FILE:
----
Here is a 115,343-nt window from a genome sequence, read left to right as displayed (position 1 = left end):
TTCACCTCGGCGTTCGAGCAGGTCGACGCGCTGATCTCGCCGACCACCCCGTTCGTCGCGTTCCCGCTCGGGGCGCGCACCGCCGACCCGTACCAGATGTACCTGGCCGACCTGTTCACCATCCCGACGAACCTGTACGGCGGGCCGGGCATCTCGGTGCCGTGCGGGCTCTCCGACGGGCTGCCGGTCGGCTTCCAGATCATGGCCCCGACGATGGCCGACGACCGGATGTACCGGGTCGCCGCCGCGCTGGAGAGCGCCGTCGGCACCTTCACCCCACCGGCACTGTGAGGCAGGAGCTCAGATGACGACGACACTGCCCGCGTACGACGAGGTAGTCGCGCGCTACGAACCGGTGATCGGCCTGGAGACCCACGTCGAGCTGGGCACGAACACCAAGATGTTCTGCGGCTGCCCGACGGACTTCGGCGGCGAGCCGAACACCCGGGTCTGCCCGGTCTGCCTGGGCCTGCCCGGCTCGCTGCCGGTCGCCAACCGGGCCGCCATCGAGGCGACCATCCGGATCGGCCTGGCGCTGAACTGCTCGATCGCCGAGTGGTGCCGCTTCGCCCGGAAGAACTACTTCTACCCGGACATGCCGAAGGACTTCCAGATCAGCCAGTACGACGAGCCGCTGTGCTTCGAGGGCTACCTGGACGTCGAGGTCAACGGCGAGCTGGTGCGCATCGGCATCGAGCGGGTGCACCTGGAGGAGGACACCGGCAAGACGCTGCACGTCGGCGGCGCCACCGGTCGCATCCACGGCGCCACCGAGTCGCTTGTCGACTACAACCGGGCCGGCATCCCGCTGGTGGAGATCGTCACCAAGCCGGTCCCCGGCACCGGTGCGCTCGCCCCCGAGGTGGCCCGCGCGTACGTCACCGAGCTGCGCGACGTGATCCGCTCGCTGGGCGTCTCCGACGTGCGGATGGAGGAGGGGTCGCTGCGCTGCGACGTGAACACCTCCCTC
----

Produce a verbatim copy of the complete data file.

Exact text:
Here is a 115,343-nt window from a genome sequence, read left to right as displayed (position 1 = left end):
TTCACCTCGGCGTTCGAGCAGGTCGACGCGCTGATCTCGCCGACCACCCCGTTCGTCGCGTTCCCGCTCGGGGCGCGCACCGCCGACCCGTACCAGATGTACCTGGCCGACCTGTTCACCATCCCGACGAACCTGTACGGCGGGCCGGGCATCTCGGTGCCGTGCGGGCTCTCCGACGGGCTGCCGGTCGGCTTCCAGATCATGGCCCCGACGATGGCCGACGACCGGATGTACCGGGTCGCCGCCGCGCTGGAGAGCGCCGTCGGCACCTTCACCCCACCGGCACTGTGAGGCAGGAGCTCAGATGACGACGACACTGCCCGCGTACGACGAGGTAGTCGCGCGCTACGAACCGGTGATCGGCCTGGAGACCCACGTCGAGCTGGGCACGAACACCAAGATGTTCTGCGGCTGCCCGACGGACTTCGGCGGCGAGCCGAACACCCGGGTCTGCCCGGTCTGCCTGGGCCTGCCCGGCTCGCTGCCGGTCGCCAACCGGGCCGCCATCGAGGCGACCATCCGGATCGGCCTGGCGCTGAACTGCTCGATCGCCGAGTGGTGCCGCTTCGCCCGGAAGAACTACTTCTACCCGGACATGCCGAAGGACTTCCAGATCAGCCAGTACGACGAGCCGCTGTGCTTCGAGGGCTACCTGGACGTCGAGGTCAACGGCGAGCTGGTGCGCATCGGCATCGAGCGGGTGCACCTGGAGGAGGACACCGGCAAGACGCTGCACGTCGGCGGCGCCACCGGTCGCATCCACGGCGCCACCGAGTCGCTTGTCGACTACAACCGGGCCGGCATCCCGCTGGTGGAGATCGTCACCAAGCCGGTCCCCGGCACCGGTGCGCTCGCCCCCGAGGTGGCCCGCGCGTACGTCACCGAGCTGCGCGACGTGATCCGCTCGCTGGGCGTCTCCGACGTGCGGATGGAGGAGGGGTCGCTGCGCTGCGACGTGAACACCTCCCTC